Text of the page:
[Tutor] web programming tutorials?
cbc at unc.edu
Sat Apr 19 00:50:32 CEST 2008
On 4/18/2008 4:00 PM, Monika Jisswel wrote:
> Ok but I still need more votes for zope to be convinced,
Well, arguing about what is the best python web framework is kind of
fruitless. Everybody has an opinion. But no one is qualified to
pronounce a comparison on all of them. The "votes" you would get would
be reflective of the number of devotees of particular frameworks.
And not all frameworks are comparable. They have all sorts of niches
from simple to advanced covering different use cases. Heck, Zope 2 isn't
even a framework. It's an application server. And Zope 3 isn't even a
framework. It's a component architecture. And Plone isn't even a
framework. It's a CMS product.
Experience is your guide. Experience from others: you look at who is
using what to solve your *use case*. And then experience from yourself:
you evaluate the options for your use case by using them for yourself.
There is some old Python saw I think attributed to GVR that goes
something like, "Why would anyone learn anyone else's Python web
framework when it is so easy to write your own Python web framework?"
And of course the answer is, to get to the other side.
Your question twofold. First, "What's best?" And I would have to ask,
"Best what?" Then, "Which is most used, Zope or ikaaro?" And the answer
would be Zope by a mile. But possibly only because a lot of people
haven't tried ikaaro and Zope has been around about ten years longer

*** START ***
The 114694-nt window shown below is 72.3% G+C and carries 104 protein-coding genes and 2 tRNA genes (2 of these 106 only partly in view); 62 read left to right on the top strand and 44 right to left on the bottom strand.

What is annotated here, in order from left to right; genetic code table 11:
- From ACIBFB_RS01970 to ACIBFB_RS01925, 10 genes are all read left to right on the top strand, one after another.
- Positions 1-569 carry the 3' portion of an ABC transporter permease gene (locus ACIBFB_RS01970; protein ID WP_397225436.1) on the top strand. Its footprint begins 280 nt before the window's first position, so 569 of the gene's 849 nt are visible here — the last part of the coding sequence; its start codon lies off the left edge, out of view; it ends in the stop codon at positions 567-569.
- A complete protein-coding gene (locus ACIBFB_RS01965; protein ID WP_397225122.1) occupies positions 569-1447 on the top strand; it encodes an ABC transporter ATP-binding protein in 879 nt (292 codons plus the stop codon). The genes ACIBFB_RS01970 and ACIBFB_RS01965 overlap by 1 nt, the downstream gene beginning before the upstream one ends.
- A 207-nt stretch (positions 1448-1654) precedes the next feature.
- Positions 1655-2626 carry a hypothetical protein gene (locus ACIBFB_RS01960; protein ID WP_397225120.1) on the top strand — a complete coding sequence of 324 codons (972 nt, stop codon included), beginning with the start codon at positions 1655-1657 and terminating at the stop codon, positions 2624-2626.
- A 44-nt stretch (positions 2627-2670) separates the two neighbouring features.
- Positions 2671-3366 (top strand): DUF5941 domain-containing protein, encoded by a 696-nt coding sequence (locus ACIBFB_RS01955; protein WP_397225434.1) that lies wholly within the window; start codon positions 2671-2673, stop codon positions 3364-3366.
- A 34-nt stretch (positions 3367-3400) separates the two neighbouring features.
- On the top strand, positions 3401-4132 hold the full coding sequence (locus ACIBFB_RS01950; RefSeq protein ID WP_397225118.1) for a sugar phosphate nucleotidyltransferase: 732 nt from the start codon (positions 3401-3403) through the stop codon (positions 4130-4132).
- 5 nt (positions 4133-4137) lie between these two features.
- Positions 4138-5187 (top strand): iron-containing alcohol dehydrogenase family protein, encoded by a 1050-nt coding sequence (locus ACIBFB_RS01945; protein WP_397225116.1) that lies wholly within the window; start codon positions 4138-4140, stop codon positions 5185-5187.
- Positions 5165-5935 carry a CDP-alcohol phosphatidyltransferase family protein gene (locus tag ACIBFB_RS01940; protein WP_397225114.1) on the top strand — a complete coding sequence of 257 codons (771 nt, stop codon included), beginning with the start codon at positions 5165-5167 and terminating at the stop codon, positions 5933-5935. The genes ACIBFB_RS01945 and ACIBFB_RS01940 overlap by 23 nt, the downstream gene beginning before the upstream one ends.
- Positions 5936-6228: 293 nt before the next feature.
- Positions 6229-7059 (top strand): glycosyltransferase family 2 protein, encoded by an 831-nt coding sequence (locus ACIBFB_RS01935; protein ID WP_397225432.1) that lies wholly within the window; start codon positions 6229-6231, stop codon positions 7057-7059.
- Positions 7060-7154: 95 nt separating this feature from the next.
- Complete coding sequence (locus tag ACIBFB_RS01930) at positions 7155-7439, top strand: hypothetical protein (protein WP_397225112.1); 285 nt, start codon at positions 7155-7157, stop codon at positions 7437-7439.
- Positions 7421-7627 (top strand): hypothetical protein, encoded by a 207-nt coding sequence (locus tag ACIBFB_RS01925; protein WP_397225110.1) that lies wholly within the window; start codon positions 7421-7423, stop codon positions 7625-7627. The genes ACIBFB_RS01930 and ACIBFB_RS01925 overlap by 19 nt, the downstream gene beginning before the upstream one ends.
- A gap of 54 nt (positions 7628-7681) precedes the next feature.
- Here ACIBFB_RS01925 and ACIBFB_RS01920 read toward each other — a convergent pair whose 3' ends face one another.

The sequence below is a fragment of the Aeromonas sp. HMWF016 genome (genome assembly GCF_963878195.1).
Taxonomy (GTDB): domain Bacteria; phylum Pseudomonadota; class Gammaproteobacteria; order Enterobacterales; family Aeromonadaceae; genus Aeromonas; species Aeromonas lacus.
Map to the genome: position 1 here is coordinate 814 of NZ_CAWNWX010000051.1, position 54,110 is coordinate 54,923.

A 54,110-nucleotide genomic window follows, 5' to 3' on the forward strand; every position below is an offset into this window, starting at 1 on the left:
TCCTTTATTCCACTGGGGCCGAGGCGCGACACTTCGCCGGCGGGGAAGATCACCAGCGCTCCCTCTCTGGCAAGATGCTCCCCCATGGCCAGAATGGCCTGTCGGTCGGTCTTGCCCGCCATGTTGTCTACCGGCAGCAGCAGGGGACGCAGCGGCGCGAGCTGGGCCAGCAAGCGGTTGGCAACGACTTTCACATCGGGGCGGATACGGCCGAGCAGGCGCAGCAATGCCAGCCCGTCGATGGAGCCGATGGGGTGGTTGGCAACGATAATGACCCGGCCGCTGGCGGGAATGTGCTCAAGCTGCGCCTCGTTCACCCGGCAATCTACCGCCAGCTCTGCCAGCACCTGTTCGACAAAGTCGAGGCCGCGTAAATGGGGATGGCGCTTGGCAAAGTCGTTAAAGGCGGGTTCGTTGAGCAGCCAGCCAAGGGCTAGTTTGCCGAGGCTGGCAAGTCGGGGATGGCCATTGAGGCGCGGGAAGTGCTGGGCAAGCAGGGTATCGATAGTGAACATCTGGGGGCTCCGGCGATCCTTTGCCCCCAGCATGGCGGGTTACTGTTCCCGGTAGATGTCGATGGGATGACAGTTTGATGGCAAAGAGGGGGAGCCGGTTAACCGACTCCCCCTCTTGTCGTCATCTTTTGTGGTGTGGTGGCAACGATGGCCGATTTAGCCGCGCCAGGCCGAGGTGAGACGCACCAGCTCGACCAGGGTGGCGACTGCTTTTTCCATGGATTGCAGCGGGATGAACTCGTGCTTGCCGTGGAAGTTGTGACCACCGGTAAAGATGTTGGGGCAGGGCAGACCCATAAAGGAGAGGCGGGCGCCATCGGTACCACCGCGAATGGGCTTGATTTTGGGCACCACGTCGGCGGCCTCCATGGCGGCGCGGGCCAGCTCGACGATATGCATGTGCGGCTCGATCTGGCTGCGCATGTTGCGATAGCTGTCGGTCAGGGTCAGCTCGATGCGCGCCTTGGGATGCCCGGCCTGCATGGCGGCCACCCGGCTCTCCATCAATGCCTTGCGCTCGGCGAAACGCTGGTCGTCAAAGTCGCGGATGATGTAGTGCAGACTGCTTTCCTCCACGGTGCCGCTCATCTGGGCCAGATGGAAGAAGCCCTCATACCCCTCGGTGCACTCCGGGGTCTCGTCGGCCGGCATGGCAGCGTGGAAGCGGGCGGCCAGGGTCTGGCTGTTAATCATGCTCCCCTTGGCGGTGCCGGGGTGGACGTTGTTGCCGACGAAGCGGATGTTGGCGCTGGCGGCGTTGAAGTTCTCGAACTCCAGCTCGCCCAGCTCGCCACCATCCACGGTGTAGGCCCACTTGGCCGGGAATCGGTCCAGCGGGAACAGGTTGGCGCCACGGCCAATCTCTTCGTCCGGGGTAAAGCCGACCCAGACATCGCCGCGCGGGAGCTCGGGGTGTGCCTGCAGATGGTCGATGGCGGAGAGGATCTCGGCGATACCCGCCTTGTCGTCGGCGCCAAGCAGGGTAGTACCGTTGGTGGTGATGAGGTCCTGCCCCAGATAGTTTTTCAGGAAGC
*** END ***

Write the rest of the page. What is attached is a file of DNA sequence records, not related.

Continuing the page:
with a huge accumulated mind-share.
> Just in case Zope won the majority of the voices ... How much time would it
> take one to learn & become productive in zope ?
If you have to ask... (you can't afford).
It depends on what you want to do. The base use case for Zope 2 has one
of the lowest barriers to entry of any web application server ever. The
trouble is learning enough to extend that base use case to your use
case. Then the learning curve can be very steep. Whole frameworks on top
of Zope have been built for that reason. Which is why people head for
simpler web frameworks for other use cases.
I find that the complexity and learning curve of a technology *may* have
some relation to its power and flexibility. Or not. In the case of Zope,
it is definitely related to *stuff I don't have to build that I want in
order to be productive.* That is, to get to the other side. When I look
at a lot of other web technologies, they spend most of their learning
curve showing you how to build things that already come pre-built in Zope.
That alone is very much in keeping with the Zen of Python in a
"batteries included" kind of way. And these things are usually built the
right way in Zope by people much wiser than me and in ways other
technologies only borrow from when they get wise enough themselves to
borrow from Zope. It's like Python in that I spend less time programming
and more time just getting things done. But like the Python Standard
Library, you don't learn it in a week. You learn it bit by bit.
And then there's the stuff in Zope the other technologies never even get
around showing you how to build, like awesome super-fine-grained
easily-extensible security done right and awesome super-flexible
easily-extensible workflow done right. Stuff that come "out of the box"
with Zope would often be considered some very advanced cutting edge
application in some other mere web framework. You may not need these
things. Lesser web frameworky kinda thingies have their sweet spot use
cases which only require a certain amount of functionality that you
might be able to get your head around in a shorter amount of time.
But if you have to ask why Zope, you probably should not get into it.
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